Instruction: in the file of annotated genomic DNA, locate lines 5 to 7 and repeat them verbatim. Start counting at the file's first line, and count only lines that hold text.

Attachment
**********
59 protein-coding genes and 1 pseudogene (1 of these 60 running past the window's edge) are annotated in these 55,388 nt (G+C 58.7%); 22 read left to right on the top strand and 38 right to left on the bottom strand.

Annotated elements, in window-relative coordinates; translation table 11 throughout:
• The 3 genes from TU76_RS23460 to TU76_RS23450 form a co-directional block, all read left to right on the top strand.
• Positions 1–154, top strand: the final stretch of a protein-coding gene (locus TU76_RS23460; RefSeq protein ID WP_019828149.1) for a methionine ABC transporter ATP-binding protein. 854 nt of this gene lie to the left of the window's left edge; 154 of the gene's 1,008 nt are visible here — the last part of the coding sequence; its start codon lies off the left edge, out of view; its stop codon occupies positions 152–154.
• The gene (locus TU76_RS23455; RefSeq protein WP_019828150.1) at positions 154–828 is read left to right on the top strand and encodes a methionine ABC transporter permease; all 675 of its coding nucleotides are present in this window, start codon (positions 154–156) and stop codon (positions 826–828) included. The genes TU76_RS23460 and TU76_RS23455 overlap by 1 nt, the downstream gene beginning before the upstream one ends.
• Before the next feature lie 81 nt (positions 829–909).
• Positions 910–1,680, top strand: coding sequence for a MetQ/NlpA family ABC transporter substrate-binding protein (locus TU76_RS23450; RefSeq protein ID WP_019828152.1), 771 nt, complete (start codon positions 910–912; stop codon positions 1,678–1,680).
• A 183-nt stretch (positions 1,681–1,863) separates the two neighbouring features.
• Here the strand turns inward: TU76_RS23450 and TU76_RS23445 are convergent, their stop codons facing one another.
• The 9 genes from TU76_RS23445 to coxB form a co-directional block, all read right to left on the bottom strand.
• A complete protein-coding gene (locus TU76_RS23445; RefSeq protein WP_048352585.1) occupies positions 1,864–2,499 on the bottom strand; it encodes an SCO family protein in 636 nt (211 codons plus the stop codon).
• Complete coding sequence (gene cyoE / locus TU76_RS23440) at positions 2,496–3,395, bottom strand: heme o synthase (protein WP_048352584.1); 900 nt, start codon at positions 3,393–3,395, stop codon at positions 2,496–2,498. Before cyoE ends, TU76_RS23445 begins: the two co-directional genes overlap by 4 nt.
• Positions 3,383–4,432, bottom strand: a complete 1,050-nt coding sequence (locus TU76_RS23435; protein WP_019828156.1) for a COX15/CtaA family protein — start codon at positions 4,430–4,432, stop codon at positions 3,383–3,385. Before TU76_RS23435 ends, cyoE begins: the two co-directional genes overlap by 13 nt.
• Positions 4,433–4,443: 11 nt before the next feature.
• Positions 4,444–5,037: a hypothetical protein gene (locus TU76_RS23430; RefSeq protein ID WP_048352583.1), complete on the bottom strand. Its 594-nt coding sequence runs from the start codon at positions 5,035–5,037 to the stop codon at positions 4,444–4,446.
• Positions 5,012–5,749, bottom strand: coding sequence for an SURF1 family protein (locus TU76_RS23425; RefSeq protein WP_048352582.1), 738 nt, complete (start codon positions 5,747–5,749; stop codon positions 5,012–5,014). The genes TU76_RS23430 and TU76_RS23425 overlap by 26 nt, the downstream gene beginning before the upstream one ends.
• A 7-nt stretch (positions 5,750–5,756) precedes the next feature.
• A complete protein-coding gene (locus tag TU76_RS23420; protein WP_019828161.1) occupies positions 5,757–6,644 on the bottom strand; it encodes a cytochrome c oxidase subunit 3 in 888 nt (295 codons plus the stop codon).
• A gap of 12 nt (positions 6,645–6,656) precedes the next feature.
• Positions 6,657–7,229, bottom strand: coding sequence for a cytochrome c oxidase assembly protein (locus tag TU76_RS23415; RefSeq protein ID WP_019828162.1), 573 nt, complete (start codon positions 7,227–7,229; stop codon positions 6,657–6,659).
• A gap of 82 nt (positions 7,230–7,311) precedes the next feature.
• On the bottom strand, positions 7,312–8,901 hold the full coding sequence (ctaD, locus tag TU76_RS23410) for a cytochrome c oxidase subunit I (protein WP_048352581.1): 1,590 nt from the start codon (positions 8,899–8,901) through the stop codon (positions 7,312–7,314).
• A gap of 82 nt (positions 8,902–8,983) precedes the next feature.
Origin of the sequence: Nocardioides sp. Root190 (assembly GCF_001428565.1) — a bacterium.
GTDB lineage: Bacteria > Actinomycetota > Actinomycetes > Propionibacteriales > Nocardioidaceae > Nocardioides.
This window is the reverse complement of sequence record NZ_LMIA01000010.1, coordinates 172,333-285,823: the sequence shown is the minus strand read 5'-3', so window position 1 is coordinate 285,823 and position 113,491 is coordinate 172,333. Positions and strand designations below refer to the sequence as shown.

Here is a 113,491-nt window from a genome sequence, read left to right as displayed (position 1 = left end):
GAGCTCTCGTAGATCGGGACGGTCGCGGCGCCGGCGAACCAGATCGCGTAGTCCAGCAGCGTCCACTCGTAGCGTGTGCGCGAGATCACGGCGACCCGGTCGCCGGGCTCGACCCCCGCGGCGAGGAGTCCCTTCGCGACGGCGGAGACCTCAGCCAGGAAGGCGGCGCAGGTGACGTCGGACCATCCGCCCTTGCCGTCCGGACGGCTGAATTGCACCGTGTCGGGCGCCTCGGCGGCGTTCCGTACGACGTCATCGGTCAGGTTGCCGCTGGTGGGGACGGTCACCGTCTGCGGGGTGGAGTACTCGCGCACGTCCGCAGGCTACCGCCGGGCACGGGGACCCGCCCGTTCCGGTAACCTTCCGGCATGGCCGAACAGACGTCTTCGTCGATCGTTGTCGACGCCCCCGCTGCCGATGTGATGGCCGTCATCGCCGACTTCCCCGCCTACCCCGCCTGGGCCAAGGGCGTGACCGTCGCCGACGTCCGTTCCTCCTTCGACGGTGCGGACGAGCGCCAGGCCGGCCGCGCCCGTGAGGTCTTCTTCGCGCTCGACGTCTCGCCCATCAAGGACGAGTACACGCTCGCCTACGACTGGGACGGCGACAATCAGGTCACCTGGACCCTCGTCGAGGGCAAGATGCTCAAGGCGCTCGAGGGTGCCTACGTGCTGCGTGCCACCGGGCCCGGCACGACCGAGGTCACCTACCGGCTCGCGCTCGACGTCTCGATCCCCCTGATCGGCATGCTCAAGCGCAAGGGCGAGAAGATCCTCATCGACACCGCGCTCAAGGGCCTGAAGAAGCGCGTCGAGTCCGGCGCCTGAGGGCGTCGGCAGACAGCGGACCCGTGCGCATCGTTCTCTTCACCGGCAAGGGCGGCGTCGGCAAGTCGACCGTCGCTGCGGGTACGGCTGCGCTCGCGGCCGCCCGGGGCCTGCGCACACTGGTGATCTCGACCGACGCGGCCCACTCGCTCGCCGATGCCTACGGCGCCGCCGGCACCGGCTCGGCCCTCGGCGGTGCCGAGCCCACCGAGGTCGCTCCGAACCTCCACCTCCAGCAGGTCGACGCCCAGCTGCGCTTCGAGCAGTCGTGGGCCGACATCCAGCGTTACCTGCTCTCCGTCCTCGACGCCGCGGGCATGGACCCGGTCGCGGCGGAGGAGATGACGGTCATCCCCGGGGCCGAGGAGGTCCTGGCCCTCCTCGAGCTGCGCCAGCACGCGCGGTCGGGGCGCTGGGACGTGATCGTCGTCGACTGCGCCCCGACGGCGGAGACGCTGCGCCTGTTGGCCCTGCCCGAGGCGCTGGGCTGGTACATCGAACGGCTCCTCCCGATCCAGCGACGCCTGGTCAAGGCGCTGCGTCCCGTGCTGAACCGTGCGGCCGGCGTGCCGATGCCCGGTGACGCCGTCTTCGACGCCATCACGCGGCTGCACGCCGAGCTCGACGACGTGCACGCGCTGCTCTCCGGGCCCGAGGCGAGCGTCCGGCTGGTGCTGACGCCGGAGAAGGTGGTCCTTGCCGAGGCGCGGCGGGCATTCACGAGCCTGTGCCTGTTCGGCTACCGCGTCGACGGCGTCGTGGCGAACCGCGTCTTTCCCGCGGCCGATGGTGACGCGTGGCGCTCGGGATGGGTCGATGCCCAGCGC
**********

• The gene (locus TU76_RS23455; RefSeq protein WP_019828150.1) at positions 154–828 is read left to right on the top strand and encodes a methionine ABC transporter permease; all 675 of its coding nucleotides are present in this window, start codon (positions 154–156) and stop codon (positions 826–828) included. The genes TU76_RS23460 and TU76_RS23455 overlap by 1 nt, the downstream gene beginning before the upstream one ends.
• Before the next feature lie 81 nt (positions 829–909).
• Positions 910–1,680, top strand: coding sequence for a MetQ/NlpA family ABC transporter substrate-binding protein (locus TU76_RS23450; RefSeq protein ID WP_019828152.1), 771 nt, complete (start codon positions 910–912; stop codon positions 1,678–1,680).